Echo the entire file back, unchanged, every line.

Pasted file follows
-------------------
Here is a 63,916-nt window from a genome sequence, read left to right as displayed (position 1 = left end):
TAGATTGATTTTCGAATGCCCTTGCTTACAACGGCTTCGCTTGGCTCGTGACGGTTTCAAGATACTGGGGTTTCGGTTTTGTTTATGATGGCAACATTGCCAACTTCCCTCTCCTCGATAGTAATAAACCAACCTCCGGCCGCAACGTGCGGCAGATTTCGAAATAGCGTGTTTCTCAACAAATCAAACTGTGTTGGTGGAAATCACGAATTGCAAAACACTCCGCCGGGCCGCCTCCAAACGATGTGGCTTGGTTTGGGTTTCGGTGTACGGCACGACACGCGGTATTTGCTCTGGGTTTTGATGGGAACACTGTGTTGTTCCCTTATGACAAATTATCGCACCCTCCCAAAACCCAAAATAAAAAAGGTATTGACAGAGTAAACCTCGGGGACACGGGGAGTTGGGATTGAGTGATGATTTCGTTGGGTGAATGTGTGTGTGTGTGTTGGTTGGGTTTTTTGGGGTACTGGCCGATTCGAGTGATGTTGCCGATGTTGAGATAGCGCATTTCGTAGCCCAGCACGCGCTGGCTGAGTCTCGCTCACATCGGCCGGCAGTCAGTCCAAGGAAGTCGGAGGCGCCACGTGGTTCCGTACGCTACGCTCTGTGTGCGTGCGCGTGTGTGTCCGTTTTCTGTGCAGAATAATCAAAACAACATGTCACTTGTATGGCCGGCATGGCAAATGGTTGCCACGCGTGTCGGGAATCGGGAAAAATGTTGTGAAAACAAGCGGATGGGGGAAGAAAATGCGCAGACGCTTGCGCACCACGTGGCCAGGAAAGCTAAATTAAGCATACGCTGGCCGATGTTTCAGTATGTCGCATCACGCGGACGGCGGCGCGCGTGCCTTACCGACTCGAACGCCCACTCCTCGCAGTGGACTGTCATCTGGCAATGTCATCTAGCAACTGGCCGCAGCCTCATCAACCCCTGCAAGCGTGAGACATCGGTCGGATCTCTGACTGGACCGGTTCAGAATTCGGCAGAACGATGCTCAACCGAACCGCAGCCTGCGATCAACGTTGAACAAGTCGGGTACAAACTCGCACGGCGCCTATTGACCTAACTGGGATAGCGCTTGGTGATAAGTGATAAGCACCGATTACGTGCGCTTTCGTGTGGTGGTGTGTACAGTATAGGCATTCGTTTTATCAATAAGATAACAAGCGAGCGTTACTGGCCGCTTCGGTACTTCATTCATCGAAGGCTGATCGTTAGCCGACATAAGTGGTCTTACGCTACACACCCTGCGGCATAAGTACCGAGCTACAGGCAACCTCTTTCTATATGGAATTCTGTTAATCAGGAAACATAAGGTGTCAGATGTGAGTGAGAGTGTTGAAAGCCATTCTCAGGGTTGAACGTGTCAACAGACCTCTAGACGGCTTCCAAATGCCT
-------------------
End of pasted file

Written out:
Here is a 63,916-nt window from a genome sequence, read left to right as displayed (position 1 = left end):
TAGATTGATTTTCGAATGCCCTTGCTTACAACGGCTTCGCTTGGCTCGTGACGGTTTCAAGATACTGGGGTTTCGGTTTTGTTTATGATGGCAACATTGCCAACTTCCCTCTCCTCGATAGTAATAAACCAACCTCCGGCCGCAACGTGCGGCAGATTTCGAAATAGCGTGTTTCTCAACAAATCAAACTGTGTTGGTGGAAATCACGAATTGCAAAACACTCCGCCGGGCCGCCTCCAAACGATGTGGCTTGGTTTGGGTTTCGGTGTACGGCACGACACGCGGTATTTGCTCTGGGTTTTGATGGGAACACTGTGTTGTTCCCTTATGACAAATTATCGCACCCTCCCAAAACCCAAAATAAAAAAGGTATTGACAGAGTAAACCTCGGGGACACGGGGAGTTGGGATTGAGTGATGATTTCGTTGGGTGAATGTGTGTGTGTGTGTTGGTTGGGTTTTTTGGGGTACTGGCCGATTCGAGTGATGTTGCCGATGTTGAGATAGCGCATTTCGTAGCCCAGCACGCGCTGGCTGAGTCTCGCTCACATCGGCCGGCAGTCAGTCCAAGGAAGTCGGAGGCGCCACGTGGTTCCGTACGCTACGCTCTGTGTGCGTGCGCGTGTGTGTCCGTTTTCTGTGCAGAATAATCAAAACAACATGTCACTTGTATGGCCGGCATGGCAAATGGTTGCCACGCGTGTCGGGAATCGGGAAAAATGTTGTGAAAACAAGCGGATGGGGGAAGAAAATGCGCAGACGCTTGCGCACCACGTGGCCAGGAAAGCTAAATTAAGCATACGCTGGCCGATGTTTCAGTATGTCGCATCACGCGGACGGCGGCGCGCGTGCCTTACCGACTCGAACGCCCACTCCTCGCAGTGGACTGTCATCTGGCAATGTCATCTAGCAACTGGCCGCAGCCTCATCAACCCCTGCAAGCGTGAGACATCGGTCGGATCTCTGACTGGACCGGTTCAGAATTCGGCAGAACGATGCTCAACCGAACCGCAGCCTGCGATCAACGTTGAACAAGTCGGGTACAAACTCGCACGGCGCCTATTGACCTAACTGGGATAGCGCTTGGTGATAAGTGATAAGCACCGATTACGTGCGCTTTCGTGTGGTGGTGTGTACAGTATAGGCATTCGTTTTATCAATAAGATAACAAGCGAGCGTTACTGGCCGCTTCGGTACTTCATTCATCGAAGGCTGATCGTTAGCCGACATAAGTGGTCTTACGCTACACACCCTGCGGCATAAGTACCGAGCTACAGGCAACCTCTTTCTATATGGAATTCTGTTAATCAGGAAACATAAGGTGTCAGATGTGAGTGAGAGTGTTGAAAGCCATTCTCAGGGTTGAACGTGTCAACAGACCTCTAGACGGCTTCCAAATGCCT